Ramadon Aliah speaks softly as he recounts how he ended up here, lying in a bed in a rehabilitation hospital thousands of miles from home, his body partially paralyzed, but his spirits still high.
Aliah is one of 22 Libyan rebel fighters who were flown to the U.S. for treatment after being severely wounded in the civil war that led to the ouster and death of Moammar Gadhafi.
Aliah, a 37-year-old mechanic, was wounded April 24 during a battle in the city of Masrata. He was with a group of fighters that had surrounded forces loyal to Gadhafi.
"They were trying to escape. We were surrounding them in every direction and they couldn't get away," said Aliah, speaking through a translator. He avoided machine gun fire, but a rocket exploded near him, sending shrapnel into his pelvis and causing paralysis from the waist down.
Like the other men receiving treatment at Spaulding Hospital North Shore in Salem, he is grateful to his doctors and the U.S. government for helping bring him to the U.S. for the treatment, which is being paid for by the transitional Libyan government.
The wounded fighters, ranging in age from 16 to 49, arrived in Boston on Oct. 29 after a 13-hour plane ride. Doctors say they are suffering from various forms of trauma, including gunshot and shrapnel wounds, head and spinal cord injuries.
Hospital officials say they're doing everything they can to help them recover from their injuries and feel comfortable in their new surroundings. The men are expected to spend weeks, if not months, in the hospital before they return to Libya.
While others have been treated in European hospitals, Spaulding was the first U.S. hospital to receive Libyan fighters.
Hospital officials on Thursday showed where they had set up a Muslim prayer room, facing to the east and with prayer blankets on the floor. An imam was brought in from a nearby mosque and made an "incredible connection" with the patients, said Maureen Banks, hospital president.
And while tending to the spiritual needs of the men was critical, so was avoiding the inevitable boredom that can go with long hospital stays. To that end, Spaulding arranged for Arabic-language TV programs, including Libyan soccer matches, to be piped in by satellite, and a Wii video system, with soccer being one of the games of choice.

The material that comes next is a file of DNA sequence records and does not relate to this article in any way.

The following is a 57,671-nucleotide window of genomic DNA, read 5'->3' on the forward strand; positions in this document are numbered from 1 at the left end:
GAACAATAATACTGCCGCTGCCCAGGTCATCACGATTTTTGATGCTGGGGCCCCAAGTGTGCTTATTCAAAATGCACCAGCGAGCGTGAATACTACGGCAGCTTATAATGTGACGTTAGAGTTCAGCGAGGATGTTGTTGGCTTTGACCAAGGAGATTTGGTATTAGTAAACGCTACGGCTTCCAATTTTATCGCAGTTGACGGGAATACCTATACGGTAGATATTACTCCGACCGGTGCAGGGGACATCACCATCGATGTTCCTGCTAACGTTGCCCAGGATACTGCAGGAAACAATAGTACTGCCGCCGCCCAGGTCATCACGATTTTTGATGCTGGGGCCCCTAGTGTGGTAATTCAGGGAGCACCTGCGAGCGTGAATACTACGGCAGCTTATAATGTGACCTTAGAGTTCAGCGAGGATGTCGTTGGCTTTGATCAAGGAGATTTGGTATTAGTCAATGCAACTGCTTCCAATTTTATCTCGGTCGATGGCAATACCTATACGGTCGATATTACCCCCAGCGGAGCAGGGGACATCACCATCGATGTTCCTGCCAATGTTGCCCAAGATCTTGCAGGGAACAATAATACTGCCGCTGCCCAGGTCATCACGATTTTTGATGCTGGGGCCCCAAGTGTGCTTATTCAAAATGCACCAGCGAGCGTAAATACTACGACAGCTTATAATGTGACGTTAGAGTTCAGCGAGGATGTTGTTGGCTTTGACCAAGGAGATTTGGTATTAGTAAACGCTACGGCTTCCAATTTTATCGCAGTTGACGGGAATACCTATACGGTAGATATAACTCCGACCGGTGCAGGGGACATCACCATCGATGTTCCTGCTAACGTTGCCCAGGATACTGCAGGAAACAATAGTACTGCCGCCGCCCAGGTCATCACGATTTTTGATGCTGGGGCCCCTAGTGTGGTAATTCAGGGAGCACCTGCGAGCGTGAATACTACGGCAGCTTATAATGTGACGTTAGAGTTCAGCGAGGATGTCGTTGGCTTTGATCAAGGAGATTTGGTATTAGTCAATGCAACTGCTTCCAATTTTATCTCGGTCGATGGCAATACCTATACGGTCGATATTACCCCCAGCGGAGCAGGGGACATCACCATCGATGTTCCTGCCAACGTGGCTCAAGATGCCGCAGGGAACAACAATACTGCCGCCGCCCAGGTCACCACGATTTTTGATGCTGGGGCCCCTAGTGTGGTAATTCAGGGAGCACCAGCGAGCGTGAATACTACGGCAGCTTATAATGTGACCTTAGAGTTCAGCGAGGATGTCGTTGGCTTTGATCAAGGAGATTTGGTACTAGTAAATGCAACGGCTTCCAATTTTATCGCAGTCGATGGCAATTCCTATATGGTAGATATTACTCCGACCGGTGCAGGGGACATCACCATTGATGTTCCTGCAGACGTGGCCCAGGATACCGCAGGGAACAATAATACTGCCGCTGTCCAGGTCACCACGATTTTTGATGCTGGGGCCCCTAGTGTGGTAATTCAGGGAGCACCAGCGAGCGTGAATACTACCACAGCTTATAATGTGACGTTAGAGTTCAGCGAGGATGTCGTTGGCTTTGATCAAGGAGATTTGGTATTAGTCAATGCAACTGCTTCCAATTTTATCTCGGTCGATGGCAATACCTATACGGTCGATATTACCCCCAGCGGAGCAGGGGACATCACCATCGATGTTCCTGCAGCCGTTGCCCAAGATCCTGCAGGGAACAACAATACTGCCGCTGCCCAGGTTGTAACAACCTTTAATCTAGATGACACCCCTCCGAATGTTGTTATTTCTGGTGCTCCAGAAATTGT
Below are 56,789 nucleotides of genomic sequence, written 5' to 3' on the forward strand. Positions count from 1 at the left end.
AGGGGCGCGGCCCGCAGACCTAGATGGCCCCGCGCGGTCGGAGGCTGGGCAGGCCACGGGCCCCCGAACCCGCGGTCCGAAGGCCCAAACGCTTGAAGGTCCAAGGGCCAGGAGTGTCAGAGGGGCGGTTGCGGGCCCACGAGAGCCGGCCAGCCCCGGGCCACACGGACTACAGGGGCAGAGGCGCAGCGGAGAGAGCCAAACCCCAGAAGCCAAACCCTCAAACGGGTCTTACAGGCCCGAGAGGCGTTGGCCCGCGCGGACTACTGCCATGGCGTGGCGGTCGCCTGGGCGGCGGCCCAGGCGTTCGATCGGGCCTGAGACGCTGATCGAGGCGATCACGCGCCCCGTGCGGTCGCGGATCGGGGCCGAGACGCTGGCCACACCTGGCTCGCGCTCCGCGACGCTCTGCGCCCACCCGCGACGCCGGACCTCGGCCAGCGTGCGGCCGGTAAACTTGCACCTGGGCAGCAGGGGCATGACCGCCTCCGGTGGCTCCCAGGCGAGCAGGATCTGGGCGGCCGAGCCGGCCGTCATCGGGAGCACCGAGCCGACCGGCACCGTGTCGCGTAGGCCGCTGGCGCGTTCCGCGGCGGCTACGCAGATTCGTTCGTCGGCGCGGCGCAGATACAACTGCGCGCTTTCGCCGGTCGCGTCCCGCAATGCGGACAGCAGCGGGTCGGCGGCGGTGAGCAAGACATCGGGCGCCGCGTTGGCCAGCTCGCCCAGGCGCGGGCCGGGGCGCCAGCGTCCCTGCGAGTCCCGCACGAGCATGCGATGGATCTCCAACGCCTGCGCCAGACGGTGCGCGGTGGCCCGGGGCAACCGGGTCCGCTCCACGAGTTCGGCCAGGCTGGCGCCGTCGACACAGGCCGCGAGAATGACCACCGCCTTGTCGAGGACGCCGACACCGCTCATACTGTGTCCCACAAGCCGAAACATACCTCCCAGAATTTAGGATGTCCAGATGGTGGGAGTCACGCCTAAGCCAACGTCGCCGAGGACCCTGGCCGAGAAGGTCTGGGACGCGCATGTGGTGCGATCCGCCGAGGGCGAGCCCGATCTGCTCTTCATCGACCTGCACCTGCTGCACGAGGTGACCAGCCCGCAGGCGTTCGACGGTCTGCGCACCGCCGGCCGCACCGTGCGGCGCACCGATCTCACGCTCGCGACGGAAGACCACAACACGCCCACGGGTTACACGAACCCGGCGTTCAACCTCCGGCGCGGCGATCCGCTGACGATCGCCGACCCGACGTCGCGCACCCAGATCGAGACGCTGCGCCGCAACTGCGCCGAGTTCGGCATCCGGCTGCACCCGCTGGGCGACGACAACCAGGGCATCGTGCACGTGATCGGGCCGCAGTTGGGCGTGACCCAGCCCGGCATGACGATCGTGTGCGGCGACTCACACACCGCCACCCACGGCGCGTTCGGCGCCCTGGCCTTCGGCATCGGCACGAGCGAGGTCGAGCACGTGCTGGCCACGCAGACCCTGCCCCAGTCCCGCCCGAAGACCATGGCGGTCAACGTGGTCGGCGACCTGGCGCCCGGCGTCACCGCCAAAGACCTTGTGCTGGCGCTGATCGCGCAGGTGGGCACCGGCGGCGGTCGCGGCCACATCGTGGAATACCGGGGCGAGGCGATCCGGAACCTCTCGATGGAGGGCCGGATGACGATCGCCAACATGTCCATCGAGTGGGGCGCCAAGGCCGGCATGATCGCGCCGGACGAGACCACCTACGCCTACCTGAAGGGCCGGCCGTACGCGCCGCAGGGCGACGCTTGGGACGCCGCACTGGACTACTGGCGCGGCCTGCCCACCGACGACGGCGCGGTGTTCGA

"By and large, with the exception of their war injuries, these are young, healthy guys," Banks said.
"I was in the middle of fire," said Osama Ali, 30, who was attending a protest in Tripoli in February, early in the uprising, when forces loyal to Gadhafi began shooting.
"I got the first shot in the arm. It broke my bone. I still have a bullet," said Ali, pointing to his upper chest where the bullet remains lodged.
Getting shot was only the beginning of a harrowing story of survival he described. Ali said he was captured, taken to an interrogation center and, while still in severe pain, tortured by security forces seeking information about other rebels.
"They were calling me a traitor, he said. "I was tortured badly."
Ali credited a hospital nurse and family members for helping him escape and get to Tunisia for treatment.
"It was very difficult, but in the end, I made it to a safe place," he said.
Marwan Ali, 22, who described himself as a civilian and not a fighter, was delivering medical supplies to rebels in Tripoli when he was dragged from his car, beaten, stabbed and left unconscious in the street.
While at a hospital, on a stretcher awaiting surgery, he said he could hear taunts from government forces.
"They called me a rat and said you don't deserve to be alive, you should be dead," Marwan Ali said. "I believed I was going to be dead."
He sustained a skull fracture, a traumatic brain injury and injuries to the tendons in his hand. A university student, he is looking forward to returning to Libya and continuing his studies in economics. He hopes to become an accountant.
Marwan Ali and Osama Ali, who are able to walk, spoke in a physical therapy room in the hospital adorned with American and Libyan flags. They repeatedly thanked their doctors and the U.S. government, in particular Secretary of State Hillary Clinton, who helped arrange for the transfers during a visit to Libya last month.
Earlier in the day, the youngest of the patients, 16-year-old Mottah Ahmed, winced in pain but also smiled and laughed as a physical therapist helped him bend and stretch his injured hand with the help of a putty-like material.
"We've got a lot of young people with gunshot wounds, paralyzed limbs, lost nerve functions, a number of complicating kinds of fractures, very typical for that kind of conflict," Dr. Ross Zafonte said.
Despite their injuries and long roads ahead to recovery, the men said they had no regrets about siding with the rebel forces and would do it again.
"I would give my life to my country," Osama Ali said. "To get the opportunity to offer freedom to a new generation was worth it."
Although tired, Aliah said when asked that the fight was "absolutely" worth it and he is hopeful for the future of Libya.
"I'm very optimistic. I think the future is going to be better," he said.